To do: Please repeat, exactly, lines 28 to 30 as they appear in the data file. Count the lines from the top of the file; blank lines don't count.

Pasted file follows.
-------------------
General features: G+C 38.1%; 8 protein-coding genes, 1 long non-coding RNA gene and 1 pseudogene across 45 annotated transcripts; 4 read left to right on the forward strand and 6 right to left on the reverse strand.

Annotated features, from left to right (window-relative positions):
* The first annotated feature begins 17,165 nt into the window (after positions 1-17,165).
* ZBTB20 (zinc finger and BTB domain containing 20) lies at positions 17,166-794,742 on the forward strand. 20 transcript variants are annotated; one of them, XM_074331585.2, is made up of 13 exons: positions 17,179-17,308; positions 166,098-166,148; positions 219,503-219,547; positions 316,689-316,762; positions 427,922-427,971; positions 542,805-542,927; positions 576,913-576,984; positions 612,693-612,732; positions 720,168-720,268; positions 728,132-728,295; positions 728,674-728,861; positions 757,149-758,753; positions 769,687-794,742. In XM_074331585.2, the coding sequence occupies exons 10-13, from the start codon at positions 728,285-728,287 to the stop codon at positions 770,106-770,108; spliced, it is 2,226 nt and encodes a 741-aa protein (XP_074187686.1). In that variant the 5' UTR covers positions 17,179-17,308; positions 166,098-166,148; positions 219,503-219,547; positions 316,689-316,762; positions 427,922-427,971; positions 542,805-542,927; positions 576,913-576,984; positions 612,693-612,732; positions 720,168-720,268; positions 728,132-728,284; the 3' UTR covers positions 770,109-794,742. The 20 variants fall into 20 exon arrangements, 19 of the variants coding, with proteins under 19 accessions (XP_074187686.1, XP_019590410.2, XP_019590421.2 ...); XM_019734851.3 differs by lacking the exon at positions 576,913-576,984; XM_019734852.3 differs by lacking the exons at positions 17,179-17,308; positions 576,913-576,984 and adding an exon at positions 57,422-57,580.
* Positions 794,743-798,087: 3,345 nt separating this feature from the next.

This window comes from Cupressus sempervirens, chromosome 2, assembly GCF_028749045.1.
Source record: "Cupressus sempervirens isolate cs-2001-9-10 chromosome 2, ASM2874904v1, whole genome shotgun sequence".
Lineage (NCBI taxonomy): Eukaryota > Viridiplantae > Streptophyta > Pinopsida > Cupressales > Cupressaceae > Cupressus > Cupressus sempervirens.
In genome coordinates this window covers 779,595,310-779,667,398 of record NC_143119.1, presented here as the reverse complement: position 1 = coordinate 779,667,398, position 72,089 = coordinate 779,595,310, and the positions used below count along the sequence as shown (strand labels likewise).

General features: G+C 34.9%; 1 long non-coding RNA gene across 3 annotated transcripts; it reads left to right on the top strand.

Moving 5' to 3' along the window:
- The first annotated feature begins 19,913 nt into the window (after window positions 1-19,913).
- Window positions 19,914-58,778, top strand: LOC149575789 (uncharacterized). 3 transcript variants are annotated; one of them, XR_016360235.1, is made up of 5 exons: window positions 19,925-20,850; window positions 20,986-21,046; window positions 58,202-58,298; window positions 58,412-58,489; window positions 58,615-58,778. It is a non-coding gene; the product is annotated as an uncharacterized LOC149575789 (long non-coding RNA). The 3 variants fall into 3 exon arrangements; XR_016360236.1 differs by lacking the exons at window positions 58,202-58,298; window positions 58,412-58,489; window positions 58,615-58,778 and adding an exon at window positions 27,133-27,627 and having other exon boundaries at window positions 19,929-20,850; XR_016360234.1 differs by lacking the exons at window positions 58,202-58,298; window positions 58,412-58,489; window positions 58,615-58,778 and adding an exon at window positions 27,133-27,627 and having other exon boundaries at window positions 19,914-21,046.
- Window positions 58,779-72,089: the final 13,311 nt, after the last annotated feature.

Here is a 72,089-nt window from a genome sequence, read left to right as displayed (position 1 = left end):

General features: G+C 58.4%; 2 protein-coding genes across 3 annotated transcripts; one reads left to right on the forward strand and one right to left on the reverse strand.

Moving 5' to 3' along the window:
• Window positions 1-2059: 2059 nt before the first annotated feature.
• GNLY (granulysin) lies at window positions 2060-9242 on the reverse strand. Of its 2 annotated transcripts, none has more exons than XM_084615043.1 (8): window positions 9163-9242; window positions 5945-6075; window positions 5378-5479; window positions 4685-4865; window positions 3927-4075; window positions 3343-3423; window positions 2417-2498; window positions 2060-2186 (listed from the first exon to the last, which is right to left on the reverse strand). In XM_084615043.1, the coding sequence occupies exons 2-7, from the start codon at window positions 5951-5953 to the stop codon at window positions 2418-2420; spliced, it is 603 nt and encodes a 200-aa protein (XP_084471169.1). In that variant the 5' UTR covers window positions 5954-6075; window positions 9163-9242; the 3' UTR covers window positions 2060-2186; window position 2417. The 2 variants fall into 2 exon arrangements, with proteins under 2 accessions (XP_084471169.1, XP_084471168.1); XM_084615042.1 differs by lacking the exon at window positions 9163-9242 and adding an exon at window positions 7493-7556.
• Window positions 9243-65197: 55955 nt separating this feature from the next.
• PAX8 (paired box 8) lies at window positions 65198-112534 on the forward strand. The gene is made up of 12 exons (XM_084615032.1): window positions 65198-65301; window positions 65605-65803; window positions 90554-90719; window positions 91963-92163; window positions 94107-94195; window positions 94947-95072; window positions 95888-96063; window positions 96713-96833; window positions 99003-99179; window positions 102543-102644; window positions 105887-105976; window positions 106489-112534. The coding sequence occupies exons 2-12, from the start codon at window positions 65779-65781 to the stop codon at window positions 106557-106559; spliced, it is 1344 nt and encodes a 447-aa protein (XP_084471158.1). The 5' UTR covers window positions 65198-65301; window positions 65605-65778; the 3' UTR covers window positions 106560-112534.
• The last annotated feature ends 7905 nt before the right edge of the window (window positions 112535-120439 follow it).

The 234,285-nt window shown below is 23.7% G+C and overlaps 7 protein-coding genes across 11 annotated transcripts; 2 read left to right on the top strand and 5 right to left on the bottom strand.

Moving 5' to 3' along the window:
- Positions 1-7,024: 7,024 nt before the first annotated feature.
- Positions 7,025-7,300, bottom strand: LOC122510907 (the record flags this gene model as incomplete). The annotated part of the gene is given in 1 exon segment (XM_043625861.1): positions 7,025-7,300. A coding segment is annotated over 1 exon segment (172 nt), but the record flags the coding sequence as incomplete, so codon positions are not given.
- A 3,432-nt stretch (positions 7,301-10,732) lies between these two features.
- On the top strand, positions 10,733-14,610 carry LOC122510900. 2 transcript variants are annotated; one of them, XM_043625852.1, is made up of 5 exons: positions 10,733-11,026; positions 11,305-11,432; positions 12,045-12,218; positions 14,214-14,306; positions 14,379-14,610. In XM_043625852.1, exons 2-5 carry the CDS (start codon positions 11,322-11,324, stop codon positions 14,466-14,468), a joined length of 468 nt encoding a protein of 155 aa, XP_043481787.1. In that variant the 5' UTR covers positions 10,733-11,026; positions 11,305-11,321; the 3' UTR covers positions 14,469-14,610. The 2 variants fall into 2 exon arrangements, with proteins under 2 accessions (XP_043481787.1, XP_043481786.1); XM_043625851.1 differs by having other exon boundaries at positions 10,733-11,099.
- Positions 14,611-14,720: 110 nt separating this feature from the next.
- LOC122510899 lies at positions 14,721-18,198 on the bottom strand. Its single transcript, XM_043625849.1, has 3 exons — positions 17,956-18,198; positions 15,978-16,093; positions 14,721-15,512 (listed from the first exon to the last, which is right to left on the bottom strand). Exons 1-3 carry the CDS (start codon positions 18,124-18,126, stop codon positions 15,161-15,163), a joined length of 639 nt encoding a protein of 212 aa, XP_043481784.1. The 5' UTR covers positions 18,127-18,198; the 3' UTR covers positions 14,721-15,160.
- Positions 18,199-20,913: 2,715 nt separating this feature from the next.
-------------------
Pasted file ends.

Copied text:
- On the top strand, positions 10,733-14,610 carry LOC122510900. 2 transcript variants are annotated; one of them, XM_043625852.1, is made up of 5 exons: positions 10,733-11,026; positions 11,305-11,432; positions 12,045-12,218; positions 14,214-14,306; positions 14,379-14,610. In XM_043625852.1, exons 2-5 carry the CDS (start codon positions 11,322-11,324, stop codon positions 14,466-14,468), a joined length of 468 nt encoding a protein of 155 aa, XP_043481787.1. In that variant the 5' UTR covers positions 10,733-11,026; positions 11,305-11,321; the 3' UTR covers positions 14,469-14,610. The 2 variants fall into 2 exon arrangements, with proteins under 2 accessions (XP_043481787.1, XP_043481786.1); XM_043625851.1 differs by having other exon boundaries at positions 10,733-11,099.
- Positions 14,611-14,720: 110 nt separating this feature from the next.
- LOC122510899 lies at positions 14,721-18,198 on the bottom strand. Its single transcript, XM_043625849.1, has 3 exons — positions 17,956-18,198; positions 15,978-16,093; positions 14,721-15,512 (listed from the first exon to the last, which is right to left on the bottom strand). Exons 1-3 carry the CDS (start codon positions 18,124-18,126, stop codon positions 15,161-15,163), a joined length of 639 nt encoding a protein of 212 aa, XP_043481784.1. The 5' UTR covers positions 18,127-18,198; the 3' UTR covers positions 14,721-15,160.